The producer price index fell 0.1% in December, as both food and energy prices dropped during the month. The largest declines were recorded in fresh and dry vegetables and prices at the pump. Core prices moved up a larger-than-expected 0.3% during the month, with a nearly a third of that rise coming from an increase in the price of light trucks. Our demand for SUVs has not waned in the face of higher fuel costs because producers continue to produce lighter, more fuel-efficient SUVs. Also, many of the people buying these vehicles tend to be in higher-income households, which are willing to pay for more bells and whistles and are less sensitive to gas price movements than the rest of the population.
Separately, at least a portion of the demand for light trucks was driven by delivery services, as employment among couriers and messengers surged in December. Unfortunately, at least a portion of those gains will disappear. Other components of the producer price index were extremely well-behaved. Declines for prices were posted in both the intermediate and crude goods categories.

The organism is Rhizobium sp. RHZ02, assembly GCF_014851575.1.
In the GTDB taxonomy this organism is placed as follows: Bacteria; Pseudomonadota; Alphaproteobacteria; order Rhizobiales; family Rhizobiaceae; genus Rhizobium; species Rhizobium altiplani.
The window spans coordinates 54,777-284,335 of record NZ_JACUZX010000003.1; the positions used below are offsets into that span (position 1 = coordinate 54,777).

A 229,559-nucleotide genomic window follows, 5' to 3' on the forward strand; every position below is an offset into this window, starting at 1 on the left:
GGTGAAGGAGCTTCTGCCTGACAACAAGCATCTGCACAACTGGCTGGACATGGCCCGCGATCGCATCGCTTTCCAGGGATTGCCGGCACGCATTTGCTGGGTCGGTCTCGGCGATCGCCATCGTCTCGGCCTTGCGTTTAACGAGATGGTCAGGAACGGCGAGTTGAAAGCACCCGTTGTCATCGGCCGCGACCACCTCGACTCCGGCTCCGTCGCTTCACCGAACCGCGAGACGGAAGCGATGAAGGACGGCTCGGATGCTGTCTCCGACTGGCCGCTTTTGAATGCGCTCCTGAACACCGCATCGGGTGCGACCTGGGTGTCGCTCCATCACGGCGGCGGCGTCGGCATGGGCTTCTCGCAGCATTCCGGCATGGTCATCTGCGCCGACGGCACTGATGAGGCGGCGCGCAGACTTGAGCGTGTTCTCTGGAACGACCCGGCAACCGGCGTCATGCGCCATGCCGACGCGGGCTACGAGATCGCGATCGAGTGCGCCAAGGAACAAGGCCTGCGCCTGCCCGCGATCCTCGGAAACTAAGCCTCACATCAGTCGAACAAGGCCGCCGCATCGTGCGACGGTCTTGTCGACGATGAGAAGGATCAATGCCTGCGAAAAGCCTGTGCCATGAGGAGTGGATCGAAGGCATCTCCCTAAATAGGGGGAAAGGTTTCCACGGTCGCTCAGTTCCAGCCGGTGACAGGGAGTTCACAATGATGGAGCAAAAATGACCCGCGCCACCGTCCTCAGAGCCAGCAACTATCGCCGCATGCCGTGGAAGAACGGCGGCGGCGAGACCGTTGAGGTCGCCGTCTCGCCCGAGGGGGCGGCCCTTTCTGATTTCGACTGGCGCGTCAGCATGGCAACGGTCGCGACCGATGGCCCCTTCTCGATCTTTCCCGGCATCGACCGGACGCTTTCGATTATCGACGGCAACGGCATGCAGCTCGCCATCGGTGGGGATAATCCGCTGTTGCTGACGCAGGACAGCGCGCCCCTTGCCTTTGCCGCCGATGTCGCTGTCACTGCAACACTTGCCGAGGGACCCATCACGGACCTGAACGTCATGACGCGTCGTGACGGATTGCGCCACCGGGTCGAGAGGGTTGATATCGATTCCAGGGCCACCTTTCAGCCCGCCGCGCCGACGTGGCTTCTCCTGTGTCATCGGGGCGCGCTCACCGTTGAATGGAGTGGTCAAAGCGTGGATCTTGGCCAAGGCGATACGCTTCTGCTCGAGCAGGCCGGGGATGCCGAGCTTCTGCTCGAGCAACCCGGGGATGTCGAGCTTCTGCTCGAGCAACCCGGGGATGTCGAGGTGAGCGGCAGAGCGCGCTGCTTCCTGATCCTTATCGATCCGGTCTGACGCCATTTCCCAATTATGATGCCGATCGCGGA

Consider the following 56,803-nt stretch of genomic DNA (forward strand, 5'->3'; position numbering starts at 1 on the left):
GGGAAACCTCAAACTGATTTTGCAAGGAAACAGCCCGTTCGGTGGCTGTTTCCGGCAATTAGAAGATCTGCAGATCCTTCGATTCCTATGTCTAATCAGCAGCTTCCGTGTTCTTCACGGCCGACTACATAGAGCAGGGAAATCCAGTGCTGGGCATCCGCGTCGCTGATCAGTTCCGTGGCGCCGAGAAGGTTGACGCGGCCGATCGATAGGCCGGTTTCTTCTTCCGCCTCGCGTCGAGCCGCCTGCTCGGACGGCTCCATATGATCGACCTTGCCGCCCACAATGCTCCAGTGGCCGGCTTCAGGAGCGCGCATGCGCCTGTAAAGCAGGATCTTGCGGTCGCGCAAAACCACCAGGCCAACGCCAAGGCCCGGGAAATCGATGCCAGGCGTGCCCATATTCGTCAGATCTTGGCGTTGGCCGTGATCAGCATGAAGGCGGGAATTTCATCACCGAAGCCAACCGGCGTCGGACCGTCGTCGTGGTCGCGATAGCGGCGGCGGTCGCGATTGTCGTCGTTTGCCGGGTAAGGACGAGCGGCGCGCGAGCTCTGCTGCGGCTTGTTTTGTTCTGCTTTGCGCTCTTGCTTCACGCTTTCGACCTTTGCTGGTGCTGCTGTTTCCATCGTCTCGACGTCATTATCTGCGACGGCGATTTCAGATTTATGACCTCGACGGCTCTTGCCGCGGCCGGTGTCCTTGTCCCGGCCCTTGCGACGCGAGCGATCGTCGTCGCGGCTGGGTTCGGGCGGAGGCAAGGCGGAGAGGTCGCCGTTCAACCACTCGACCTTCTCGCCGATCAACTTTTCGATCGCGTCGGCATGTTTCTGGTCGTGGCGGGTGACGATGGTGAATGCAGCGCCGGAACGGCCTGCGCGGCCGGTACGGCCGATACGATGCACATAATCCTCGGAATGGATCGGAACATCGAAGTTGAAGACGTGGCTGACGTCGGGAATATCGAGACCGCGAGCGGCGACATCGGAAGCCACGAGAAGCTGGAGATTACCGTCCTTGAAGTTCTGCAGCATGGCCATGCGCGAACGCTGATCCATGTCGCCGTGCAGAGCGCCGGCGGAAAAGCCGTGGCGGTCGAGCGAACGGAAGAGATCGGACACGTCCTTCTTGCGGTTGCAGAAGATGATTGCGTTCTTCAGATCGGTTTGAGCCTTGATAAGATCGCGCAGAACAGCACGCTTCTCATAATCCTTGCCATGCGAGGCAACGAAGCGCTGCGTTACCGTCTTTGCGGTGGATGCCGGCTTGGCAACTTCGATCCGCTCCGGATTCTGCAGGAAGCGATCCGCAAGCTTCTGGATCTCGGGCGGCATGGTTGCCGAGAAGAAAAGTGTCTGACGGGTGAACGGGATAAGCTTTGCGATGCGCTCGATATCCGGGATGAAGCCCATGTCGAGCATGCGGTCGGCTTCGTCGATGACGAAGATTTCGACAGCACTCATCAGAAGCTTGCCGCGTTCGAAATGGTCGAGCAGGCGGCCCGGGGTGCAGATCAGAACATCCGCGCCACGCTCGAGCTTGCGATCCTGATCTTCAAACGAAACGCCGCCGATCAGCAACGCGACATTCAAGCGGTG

Bottom Line: The drop in energy prices has already proven to be transitory, as everything from the Arab Spring to saber rattling in Iran has pushed up prices. Overall pricing pressures, however, remain extremely well-contained and are expected to keep the Federal Reserve more focused on unemployment than inflation at the meeting next week.